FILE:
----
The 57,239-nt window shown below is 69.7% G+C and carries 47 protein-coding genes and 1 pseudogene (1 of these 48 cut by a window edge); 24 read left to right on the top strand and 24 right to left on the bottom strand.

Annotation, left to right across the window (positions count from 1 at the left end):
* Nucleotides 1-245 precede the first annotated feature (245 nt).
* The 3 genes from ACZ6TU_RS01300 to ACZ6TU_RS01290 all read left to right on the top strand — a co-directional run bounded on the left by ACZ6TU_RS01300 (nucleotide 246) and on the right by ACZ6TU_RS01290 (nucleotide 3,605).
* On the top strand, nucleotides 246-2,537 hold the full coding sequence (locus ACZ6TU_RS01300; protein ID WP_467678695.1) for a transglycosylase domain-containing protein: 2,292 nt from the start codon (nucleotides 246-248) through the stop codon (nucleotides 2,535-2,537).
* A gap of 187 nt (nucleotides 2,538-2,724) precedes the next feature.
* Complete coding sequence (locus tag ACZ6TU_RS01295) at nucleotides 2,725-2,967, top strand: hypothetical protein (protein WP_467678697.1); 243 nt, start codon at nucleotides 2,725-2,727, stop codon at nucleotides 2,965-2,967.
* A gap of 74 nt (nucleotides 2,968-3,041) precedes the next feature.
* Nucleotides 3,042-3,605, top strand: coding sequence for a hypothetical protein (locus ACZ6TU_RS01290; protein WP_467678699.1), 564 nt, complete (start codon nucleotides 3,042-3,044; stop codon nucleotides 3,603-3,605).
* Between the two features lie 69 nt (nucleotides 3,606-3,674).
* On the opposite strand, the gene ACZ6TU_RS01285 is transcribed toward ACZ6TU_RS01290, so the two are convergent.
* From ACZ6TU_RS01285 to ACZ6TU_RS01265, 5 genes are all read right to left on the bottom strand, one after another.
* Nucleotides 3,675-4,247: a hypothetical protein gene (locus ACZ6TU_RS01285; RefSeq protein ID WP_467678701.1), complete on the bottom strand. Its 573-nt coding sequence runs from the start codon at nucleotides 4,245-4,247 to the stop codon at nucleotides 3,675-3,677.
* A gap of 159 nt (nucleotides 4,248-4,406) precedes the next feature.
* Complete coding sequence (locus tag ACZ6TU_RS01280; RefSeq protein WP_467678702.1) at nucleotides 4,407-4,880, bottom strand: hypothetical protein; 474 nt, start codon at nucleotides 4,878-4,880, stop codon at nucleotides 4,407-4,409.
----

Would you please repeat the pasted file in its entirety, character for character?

The 57,239-nt window shown below is 69.7% G+C and carries 47 protein-coding genes and 1 pseudogene (1 of these 48 cut by a window edge); 24 read left to right on the top strand and 24 right to left on the bottom strand.

Annotation, left to right across the window (positions count from 1 at the left end):
* Nucleotides 1-245 precede the first annotated feature (245 nt).
* The 3 genes from ACZ6TU_RS01300 to ACZ6TU_RS01290 all read left to right on the top strand — a co-directional run bounded on the left by ACZ6TU_RS01300 (nucleotide 246) and on the right by ACZ6TU_RS01290 (nucleotide 3,605).
* On the top strand, nucleotides 246-2,537 hold the full coding sequence (locus ACZ6TU_RS01300; protein ID WP_467678695.1) for a transglycosylase domain-containing protein: 2,292 nt from the start codon (nucleotides 246-248) through the stop codon (nucleotides 2,535-2,537).
* A gap of 187 nt (nucleotides 2,538-2,724) precedes the next feature.
* Complete coding sequence (locus tag ACZ6TU_RS01295) at nucleotides 2,725-2,967, top strand: hypothetical protein (protein WP_467678697.1); 243 nt, start codon at nucleotides 2,725-2,727, stop codon at nucleotides 2,965-2,967.
* A gap of 74 nt (nucleotides 2,968-3,041) precedes the next feature.
* Nucleotides 3,042-3,605, top strand: coding sequence for a hypothetical protein (locus ACZ6TU_RS01290; protein WP_467678699.1), 564 nt, complete (start codon nucleotides 3,042-3,044; stop codon nucleotides 3,603-3,605).
* Between the two features lie 69 nt (nucleotides 3,606-3,674).
* On the opposite strand, the gene ACZ6TU_RS01285 is transcribed toward ACZ6TU_RS01290, so the two are convergent.
* From ACZ6TU_RS01285 to ACZ6TU_RS01265, 5 genes are all read right to left on the bottom strand, one after another.
* Nucleotides 3,675-4,247: a hypothetical protein gene (locus ACZ6TU_RS01285; RefSeq protein ID WP_467678701.1), complete on the bottom strand. Its 573-nt coding sequence runs from the start codon at nucleotides 4,245-4,247 to the stop codon at nucleotides 3,675-3,677.
* A gap of 159 nt (nucleotides 4,248-4,406) precedes the next feature.
* Complete coding sequence (locus tag ACZ6TU_RS01280; RefSeq protein WP_467678702.1) at nucleotides 4,407-4,880, bottom strand: hypothetical protein; 474 nt, start codon at nucleotides 4,878-4,880, stop codon at nucleotides 4,407-4,409.